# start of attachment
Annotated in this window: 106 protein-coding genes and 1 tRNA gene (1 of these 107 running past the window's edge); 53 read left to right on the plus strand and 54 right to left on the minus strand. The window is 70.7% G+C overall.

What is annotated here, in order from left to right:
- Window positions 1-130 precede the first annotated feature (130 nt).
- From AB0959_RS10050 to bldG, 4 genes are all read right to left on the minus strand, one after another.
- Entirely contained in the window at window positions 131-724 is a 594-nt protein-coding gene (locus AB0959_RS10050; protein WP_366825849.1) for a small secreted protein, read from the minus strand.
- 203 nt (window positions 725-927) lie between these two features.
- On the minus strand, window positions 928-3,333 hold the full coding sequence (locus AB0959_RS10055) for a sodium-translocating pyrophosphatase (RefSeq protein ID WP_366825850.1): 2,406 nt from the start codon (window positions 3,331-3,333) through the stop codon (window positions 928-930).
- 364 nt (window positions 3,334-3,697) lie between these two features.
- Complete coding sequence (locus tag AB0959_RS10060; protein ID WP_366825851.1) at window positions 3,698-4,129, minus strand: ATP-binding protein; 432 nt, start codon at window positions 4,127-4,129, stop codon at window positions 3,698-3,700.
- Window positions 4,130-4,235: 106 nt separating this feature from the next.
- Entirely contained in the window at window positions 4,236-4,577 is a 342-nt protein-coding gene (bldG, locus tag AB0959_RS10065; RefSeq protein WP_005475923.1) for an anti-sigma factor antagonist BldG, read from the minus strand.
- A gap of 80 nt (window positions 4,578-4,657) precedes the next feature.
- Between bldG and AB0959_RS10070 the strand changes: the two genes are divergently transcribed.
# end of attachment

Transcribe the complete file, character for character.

Annotated in this window: 106 protein-coding genes and 1 tRNA gene (1 of these 107 running past the window's edge); 53 read left to right on the plus strand and 54 right to left on the minus strand. The window is 70.7% G+C overall.

What is annotated here, in order from left to right:
- Window positions 1-130 precede the first annotated feature (130 nt).
- From AB0959_RS10050 to bldG, 4 genes are all read right to left on the minus strand, one after another.
- Entirely contained in the window at window positions 131-724 is a 594-nt protein-coding gene (locus AB0959_RS10050; protein WP_366825849.1) for a small secreted protein, read from the minus strand.
- 203 nt (window positions 725-927) lie between these two features.
- On the minus strand, window positions 928-3,333 hold the full coding sequence (locus AB0959_RS10055) for a sodium-translocating pyrophosphatase (RefSeq protein ID WP_366825850.1): 2,406 nt from the start codon (window positions 3,331-3,333) through the stop codon (window positions 928-930).
- 364 nt (window positions 3,334-3,697) lie between these two features.
- Complete coding sequence (locus tag AB0959_RS10060; protein ID WP_366825851.1) at window positions 3,698-4,129, minus strand: ATP-binding protein; 432 nt, start codon at window positions 4,127-4,129, stop codon at window positions 3,698-3,700.
- Window positions 4,130-4,235: 106 nt separating this feature from the next.
- Entirely contained in the window at window positions 4,236-4,577 is a 342-nt protein-coding gene (bldG, locus tag AB0959_RS10065; RefSeq protein WP_005475923.1) for an anti-sigma factor antagonist BldG, read from the minus strand.
- A gap of 80 nt (window positions 4,578-4,657) precedes the next feature.
- Between bldG and AB0959_RS10070 the strand changes: the two genes are divergently transcribed.